Singaporeans change travel plans to Taiwan after 7.4 magnitude earthquake

Singaporeans change travel plans to Taiwan after 7.4 magnitude earthquake

SINGAPORE – Singaporeans planning to travel to Taiwan in the coming weeks have had to change their plans following the April 3 earthquake in eastern Taiwan.

In the morning, a 7.4-magnitude earthquake occurred near the eastern city of Hualien. Buildings collapsed and triggered landslides, causing power outages in many areas of the capital, Taipei.

At least nine people were reported dead and more than 900 injured.

The quake was also felt in the Philippines, the southern islands of Japan and as far north as Shanghai, China.

The Philippines and Japan earlier issued tsunami warnings and at least two incoming flights were diverted from Okinawa airports.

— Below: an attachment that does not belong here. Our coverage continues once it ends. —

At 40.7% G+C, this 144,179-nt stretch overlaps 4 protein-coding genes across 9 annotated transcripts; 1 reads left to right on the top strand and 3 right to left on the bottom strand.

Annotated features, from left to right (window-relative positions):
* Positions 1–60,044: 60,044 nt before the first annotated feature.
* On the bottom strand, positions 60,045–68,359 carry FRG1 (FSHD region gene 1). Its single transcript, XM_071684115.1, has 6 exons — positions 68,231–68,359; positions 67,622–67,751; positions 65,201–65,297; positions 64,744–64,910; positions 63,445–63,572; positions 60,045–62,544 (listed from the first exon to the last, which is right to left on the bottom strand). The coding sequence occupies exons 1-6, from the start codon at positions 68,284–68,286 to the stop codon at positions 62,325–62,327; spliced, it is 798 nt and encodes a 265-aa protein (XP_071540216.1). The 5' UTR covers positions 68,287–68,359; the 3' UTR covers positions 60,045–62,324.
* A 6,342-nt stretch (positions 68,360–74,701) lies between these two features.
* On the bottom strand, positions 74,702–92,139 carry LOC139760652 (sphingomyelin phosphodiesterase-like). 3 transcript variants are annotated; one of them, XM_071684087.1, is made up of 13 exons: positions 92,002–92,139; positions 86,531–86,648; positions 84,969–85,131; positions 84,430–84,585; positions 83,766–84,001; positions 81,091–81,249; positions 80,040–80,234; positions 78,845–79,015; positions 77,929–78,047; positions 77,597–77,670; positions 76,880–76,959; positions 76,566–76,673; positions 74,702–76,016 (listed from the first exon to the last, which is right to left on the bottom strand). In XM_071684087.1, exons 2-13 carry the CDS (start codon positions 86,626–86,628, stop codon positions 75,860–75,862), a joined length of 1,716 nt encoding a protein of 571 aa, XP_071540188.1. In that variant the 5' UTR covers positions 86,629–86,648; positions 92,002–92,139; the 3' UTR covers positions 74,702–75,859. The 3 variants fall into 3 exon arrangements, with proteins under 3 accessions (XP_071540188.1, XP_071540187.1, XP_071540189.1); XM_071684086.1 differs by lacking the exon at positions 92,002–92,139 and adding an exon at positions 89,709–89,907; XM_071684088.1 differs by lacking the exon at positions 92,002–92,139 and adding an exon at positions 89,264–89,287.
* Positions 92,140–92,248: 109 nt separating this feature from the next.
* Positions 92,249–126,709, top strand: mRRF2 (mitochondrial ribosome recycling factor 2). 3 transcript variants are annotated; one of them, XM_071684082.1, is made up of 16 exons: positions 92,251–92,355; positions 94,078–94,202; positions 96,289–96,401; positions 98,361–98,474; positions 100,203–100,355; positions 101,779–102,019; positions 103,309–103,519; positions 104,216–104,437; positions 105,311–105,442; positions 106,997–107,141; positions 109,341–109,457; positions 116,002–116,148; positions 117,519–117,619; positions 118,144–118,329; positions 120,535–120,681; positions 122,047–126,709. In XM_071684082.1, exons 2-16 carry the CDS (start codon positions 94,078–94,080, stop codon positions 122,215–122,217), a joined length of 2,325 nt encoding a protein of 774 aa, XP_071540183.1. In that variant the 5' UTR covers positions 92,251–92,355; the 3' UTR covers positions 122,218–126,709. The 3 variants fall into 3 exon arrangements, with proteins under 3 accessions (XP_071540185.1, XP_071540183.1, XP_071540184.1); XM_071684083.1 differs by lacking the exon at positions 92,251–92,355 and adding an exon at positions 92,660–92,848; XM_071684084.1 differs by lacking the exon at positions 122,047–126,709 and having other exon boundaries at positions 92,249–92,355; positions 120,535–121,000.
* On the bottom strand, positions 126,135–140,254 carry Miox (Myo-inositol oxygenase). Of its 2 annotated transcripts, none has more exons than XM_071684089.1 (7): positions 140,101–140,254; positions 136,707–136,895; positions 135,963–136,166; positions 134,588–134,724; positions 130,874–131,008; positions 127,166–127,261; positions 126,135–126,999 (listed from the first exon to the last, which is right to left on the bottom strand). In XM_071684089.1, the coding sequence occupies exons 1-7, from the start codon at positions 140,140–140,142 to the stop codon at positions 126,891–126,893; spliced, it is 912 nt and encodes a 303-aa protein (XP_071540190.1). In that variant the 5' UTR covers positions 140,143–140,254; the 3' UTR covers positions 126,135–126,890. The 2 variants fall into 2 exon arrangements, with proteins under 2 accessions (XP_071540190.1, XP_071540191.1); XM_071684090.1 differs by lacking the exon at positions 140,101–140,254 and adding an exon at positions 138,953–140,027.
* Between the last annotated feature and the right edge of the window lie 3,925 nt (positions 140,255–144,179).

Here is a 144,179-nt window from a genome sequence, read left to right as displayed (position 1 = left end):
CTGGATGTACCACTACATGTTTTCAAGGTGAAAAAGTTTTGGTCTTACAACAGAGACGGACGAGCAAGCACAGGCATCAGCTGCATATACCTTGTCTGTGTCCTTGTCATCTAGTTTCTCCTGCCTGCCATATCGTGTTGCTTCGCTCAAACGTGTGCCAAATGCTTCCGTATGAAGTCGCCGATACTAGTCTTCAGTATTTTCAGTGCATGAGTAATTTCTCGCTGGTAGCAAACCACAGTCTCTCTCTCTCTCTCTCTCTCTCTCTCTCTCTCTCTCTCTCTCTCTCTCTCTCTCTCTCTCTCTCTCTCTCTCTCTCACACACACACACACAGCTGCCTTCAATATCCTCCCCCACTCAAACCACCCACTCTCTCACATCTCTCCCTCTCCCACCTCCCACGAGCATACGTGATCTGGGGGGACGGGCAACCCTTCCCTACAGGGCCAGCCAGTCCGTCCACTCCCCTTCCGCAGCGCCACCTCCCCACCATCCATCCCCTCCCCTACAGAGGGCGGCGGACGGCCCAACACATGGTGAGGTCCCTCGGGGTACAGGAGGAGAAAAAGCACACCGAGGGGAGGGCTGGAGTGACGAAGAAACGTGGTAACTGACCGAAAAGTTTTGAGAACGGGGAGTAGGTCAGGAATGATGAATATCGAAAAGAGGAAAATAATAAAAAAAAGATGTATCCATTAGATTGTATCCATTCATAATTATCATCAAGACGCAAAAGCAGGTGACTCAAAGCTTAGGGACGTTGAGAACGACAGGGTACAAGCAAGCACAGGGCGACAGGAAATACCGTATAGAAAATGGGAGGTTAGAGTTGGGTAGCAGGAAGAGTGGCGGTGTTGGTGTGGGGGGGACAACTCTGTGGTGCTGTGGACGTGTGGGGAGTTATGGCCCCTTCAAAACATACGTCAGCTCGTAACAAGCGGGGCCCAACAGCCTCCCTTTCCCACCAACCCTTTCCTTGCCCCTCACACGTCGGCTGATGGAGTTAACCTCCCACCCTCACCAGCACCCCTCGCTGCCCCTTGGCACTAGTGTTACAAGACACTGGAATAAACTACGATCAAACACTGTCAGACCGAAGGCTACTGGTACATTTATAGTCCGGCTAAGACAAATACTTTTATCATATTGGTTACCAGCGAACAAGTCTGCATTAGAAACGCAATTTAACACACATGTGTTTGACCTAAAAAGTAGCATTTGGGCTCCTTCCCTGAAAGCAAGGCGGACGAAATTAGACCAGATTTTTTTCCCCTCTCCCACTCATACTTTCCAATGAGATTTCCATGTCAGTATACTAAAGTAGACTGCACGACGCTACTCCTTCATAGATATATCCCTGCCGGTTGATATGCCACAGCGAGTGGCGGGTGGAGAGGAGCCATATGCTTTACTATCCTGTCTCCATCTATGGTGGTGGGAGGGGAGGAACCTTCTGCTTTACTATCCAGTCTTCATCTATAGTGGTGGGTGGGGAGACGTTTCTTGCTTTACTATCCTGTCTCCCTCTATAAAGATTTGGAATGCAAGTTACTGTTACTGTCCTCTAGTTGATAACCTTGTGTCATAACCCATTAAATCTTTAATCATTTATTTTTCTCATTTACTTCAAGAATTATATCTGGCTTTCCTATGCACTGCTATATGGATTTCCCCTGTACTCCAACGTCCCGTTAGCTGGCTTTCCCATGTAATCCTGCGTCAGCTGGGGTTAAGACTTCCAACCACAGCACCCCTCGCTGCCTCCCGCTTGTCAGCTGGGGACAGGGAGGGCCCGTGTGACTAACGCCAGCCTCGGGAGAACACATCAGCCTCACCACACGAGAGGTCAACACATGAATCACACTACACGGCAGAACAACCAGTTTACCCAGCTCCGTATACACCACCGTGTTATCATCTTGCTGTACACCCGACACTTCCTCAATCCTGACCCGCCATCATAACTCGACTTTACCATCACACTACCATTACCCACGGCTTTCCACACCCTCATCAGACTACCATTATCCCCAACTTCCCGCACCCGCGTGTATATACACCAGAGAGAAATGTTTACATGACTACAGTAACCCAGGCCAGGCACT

Ms Janice Lai, in her 30s, told The Straits Times that she decided to cancel her family’s trip to Taiwan after her assistant alerted her to the earthquake.

“Our helper got the news from her friend who works in Taiwan,” she said.

The business development manager said the trip, originally scheduled for April 11-18, would be the first family vacation to Taiwan for herself, her husband and their two children, ages 2 and 5.

Their itinerary included Taipei, Yilan and Hualien, which are close to the epicenter.

Ms Lai said she had so far been able to recoup some of the $2,500 she spent on accommodation and car rentals, but was unable to get a refund for her air tickets.

Others, including Ms Geraldine who declined to give their surnames, said they would go on holiday to Taiwan in April despite some concerns.

The 28-year-old senior operations assistant said: “This is my first time traveling to a place recently hit by earthquakes, so I wasn’t sure what to expect.

“(I’m) a little worried about whether our Airbnb will still be in Hualien because the area that was hit will be our first destination.”

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